Earlier, I spoke with Coy Wire and asked him if everyone is supporting the outspoken player's stance.


COY WIRE, CNN SPORTS CORRESPONDENT: Amanda, Kaepernick's protests are such a divisive topic here in states. Whether or not he should be using

America's national anthem to protest will be debated for quite sometime. He said he's going to continue these protests until he sees, "significant

change" in regards to racial inequality and police brutality in America.

This isn't happening anytime soon. The 49ers' home crowd at their Monday night football game though they showed strong support for their backup

quarterback. He talked with fans as they asked him for photos and autographs. This is all very enormous.

One broadcaster just said, who would have thought this guy was the team starter. He was getting so much love and attention now. When the national

anthem played Eric Reid kneeled alongside Kaepernick once again, his teammate. And this time, teammates Antoine Bethea and Eli Harold there at

the bottom of your screen, they held up their fists while Rams players across the other sideline, Robert Quinn and Kenny Britt they held up their

fists during the anthem too.

The 49ers' head coach Chip Kelly still standing by Kaepernick's right to protest. And he addressed this issue just after the game.

CHIP KELLY, SAN FRANCISCO 49ERS HEAD COACH: I think, again, like we said since day one, we recognize their right to do it. It's their

constitutional right. Our president said the same thing, you know, and that's part of what it's like to be an American, that you have the right to

choose. And that's what he's choosing to do.

WIRE: Now, we've seen more and more NFL players join Kaepernick in protest. We've even seen U.S. woman's soccer star Megan Rapinoe kneel

during the national anthem last week. But, we haven't seen any major league baseball players follow suit yet.

There've been hundreds of baseball games played since Kaepernick's protest made headlines. So, why the silent? Baltimore Orioles outfielder Adam

Jones had an interesting take on this subject. He told the newspaper "USA Today," "We already have two strikes against us, so you might as well not

kick yourself out of the game. In football, you can't kick them out. You need those players. In baseball, they don't need us." He said, "Baseball

is a man's -- white man's sport."

Now, those are strong words by Jones, but he may be on to something, Amanda. Only 8 percent of major league baseball players are African-

Americans compared to the 68 percent in the NFL and 74 percent in the NBA.

DAVIES: Interesting numbers. And Coy, you said that Colin Kaepernick has said that he's going to carry on until he sees significant change. But,

what does that mean? Where do the protests go from here? We could see this week in and week out until the end of the season. What do you see as

the end game of this?

[10:55:02] WIRE: Amanda, I heard former tennis star and CNN contributor James Blake say Monday, who is familiar with this topic, remember this

police brutality happened to him. He said he'd like to see this bring more attention to the police officers who commit heinous acts and make sure that

they are disciplined properly. He thinks their power and position should be stripped from them. I thought that was an interesting point. He did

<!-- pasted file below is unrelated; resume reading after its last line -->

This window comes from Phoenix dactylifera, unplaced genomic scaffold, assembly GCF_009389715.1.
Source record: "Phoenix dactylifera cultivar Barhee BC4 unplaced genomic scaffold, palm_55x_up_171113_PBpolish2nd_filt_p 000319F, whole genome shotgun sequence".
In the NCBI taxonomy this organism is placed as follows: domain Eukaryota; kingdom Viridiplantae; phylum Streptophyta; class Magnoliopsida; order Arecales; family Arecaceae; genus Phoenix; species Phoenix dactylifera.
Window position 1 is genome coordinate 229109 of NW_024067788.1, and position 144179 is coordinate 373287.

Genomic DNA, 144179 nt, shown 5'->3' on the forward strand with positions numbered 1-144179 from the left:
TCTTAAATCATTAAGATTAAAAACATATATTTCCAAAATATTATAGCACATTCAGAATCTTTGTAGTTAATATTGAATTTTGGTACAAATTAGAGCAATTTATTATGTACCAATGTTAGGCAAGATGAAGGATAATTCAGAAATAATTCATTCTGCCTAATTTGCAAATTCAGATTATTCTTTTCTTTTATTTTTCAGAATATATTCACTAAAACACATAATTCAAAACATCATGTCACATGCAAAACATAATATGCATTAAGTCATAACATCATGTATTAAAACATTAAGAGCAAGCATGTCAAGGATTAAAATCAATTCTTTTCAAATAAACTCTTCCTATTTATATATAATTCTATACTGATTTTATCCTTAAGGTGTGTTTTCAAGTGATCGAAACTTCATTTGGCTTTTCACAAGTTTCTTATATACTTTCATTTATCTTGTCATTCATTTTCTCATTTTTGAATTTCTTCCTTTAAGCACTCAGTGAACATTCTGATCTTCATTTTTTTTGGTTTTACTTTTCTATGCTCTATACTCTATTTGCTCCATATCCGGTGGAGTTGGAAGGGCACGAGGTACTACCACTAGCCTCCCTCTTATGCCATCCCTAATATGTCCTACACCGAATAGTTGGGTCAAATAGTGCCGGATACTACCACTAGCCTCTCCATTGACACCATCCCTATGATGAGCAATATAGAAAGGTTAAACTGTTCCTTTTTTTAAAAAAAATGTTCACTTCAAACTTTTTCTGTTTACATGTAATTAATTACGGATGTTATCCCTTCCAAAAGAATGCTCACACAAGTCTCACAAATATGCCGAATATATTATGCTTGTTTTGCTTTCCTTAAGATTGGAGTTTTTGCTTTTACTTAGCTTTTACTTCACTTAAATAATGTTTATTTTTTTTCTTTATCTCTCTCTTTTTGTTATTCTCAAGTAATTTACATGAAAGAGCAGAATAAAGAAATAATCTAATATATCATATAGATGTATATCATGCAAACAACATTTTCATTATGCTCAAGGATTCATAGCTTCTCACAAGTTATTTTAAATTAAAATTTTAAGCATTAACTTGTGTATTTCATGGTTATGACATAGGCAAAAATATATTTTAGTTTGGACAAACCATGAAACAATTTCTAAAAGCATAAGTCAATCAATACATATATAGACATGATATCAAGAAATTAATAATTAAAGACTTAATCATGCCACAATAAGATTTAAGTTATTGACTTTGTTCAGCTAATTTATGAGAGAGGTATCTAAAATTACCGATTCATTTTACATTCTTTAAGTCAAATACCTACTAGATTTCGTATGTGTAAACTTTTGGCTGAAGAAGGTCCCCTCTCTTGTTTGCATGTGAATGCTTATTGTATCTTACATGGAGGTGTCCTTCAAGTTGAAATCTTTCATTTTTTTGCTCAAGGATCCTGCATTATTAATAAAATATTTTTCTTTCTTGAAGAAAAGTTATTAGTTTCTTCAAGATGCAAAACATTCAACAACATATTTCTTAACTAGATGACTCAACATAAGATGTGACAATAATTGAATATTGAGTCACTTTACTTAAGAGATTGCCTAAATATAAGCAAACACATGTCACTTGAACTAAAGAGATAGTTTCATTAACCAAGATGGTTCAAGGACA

emphasize though that bad cops are but a small minority compared to those that do their jobs well and justly here in America.

And, I think, the good that can come from this, Amanda, has already began, bringing more awareness to this issues. You're seeing it everywhere.

Everyone is talking about it in the sports world. And the money being raised to better police-community relations here in the states, you're

talking $1 million donation by Colin Kaepernick from his salary. And the team, the 49ers matched $1 million as well. You have other teams donating

money to this issue.

So, people may have had problems with Kaepernick's method of protest in the beginning but I think, more importantly now, people are starting to hear

the message and re-evaluating the system that's in place and raising some funds to help the cause.


DAVIES: That was Coy Wire in the conversation that certainly started.

Now, that's really it for me and the team for this edition of "World Sport." But, let me tell you that women's golf is gearing up for its fifth

and final major of the Evian championship, which starts on Thursday.

Here's a little ahead with your Rolex Minute. Goodbye.


UNIDENTIFIED MALE: Nestled between the Swiss Alps and Lake Geneva, Evian- les-Bains offers a picturesque backdrop to the fifth and final LPGA major of the season.

ANNA NORDQVIST, SWEDISH PROFESSIONAL GOLFER: The Evian Championship is such a great event. There are views and atmosphere. The people, not being

a major. So, it gets a little more intense. I just love coming back there. And I'm just very happy to be back.

UNIDENTIFIED MALE: While the course features breathtaking views, its narrow fairways and dense roughs, with other stone resistance. 19-year-old

Lydia Ko leads the collection of young hopefuls and is aiming to recapture her glory from a season ago.

LYDIA KO, NEW ZEALAND PROFESSIONAL GOLFER: It's a pretty special place for me. It will be always be that way. And it's the place where I got my

first major win. Winning the Evian Championship gave me a little kick start. And obviously I bet we'll have another good time there.

UNIDENTIFIED MALE: The Evian Championship tease off Thursday, September the 15th.